resin, hinoki, cardamom, jasmine, moss and guiac
SO WARM—A resinous aroma of smoking Japanese cypress and jasmine petals. Warm and meditative with an element of earthy spice notes and quiet, fresh moss. Studies note that hinoki's vibrant timber can induce physiological relaxation. An absolute cold-weather necessity to warm and invigorate the nasal senses.
cedar, labdanum, juniper berry, sawdust and white musk
A prettier take on the classic wood scent—cedar chips and dried tobacco are led into deeper spiced floral notes of labdanum, while notes of peppercorn add a light bite to this smell, both modern and nostalgic. It's instant glamping in candle form.
tomato, petitgrain, white tea and honeysuckle
Citrus groves and tomato gardens give vibrance to this scent of flora still clinging to the vine. Dominant notes of orange tree bark, tomato juice are rounded by drops of honeysuckle nectar.
coconut, pink peppercorn, orange blossom, coal and clove
Ancient volcanic sands extend right to the edge of sweet tropic foliage in this scent, reminding us of the lush cycle of life, death, and renewal. Return to the island.
black currant, peach blossom, jasmine rice, cardamom and white cedar
In the French language, LES is the plural article used for both masculine and feminine nouns. It is also the acronym for one of New York City’s most vibrant neighborhoods—picking up on notes of rice powder, peach blossom, cardamom, cedar and Asian pear, to name just a few of its many notes. All in all, this scent is an unexpected, non-binary, cross-cultural, olfactive exploration—embracing the eclecticism that is the Lower East Side.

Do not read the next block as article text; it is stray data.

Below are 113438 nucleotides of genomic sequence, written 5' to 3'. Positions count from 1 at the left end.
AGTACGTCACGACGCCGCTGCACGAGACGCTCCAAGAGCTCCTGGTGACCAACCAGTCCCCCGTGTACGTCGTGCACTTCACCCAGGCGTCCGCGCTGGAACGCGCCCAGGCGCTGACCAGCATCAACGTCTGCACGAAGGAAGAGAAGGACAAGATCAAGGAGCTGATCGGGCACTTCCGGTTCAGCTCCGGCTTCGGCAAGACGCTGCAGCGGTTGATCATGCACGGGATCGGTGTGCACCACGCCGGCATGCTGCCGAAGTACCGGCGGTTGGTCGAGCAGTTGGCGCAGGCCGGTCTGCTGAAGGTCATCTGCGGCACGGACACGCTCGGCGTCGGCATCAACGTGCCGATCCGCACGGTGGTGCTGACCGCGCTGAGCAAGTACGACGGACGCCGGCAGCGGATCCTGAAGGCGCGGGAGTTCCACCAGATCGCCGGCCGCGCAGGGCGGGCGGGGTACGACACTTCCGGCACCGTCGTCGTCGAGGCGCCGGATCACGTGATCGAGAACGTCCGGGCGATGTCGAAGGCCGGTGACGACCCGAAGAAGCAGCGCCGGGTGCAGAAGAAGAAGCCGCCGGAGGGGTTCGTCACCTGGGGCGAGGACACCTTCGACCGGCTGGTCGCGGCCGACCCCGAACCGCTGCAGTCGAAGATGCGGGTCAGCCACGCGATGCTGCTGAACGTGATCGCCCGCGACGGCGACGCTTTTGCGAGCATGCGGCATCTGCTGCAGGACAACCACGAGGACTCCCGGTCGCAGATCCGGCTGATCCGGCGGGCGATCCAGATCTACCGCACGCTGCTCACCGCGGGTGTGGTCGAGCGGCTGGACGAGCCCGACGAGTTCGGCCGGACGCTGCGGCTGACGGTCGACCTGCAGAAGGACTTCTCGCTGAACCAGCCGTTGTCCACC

oakmoss, fig, plum, vanilla and yuzu
Oriental notes of yuzu and Asian plum play dominant roles to create a fruit forward scent. Grounded in earthy oakmoss, it remains feminine and lush.
frankincense, saffron, redwood, poppy and pomelo
Redheads are rare and fervent, much like the ingredients in this namesake candle. Grounded in redwood cedar, notes such as frankincense, amber, and cashmeran add a regality. Vetitver and ginger add spice, while saffron and poppy add an exoticism.
firewood, smoke, charcoal, palo santo and hay
Sometimes you have to burn everything down to start new. Dry hay and black coals permeate throughout the burn. A lingering accord of bright juniper berry round out this modern, smoky scent.
ginger root, peppercorn, grapefruit and leather
Named after French colonist Paul Blanchy, the expat who made fortunes exporting peppercorns from Vietnam in the 1870's. A bold journey through spicy ginger, fresh cut grapefruit, and tanned leather. Complex and adventurous.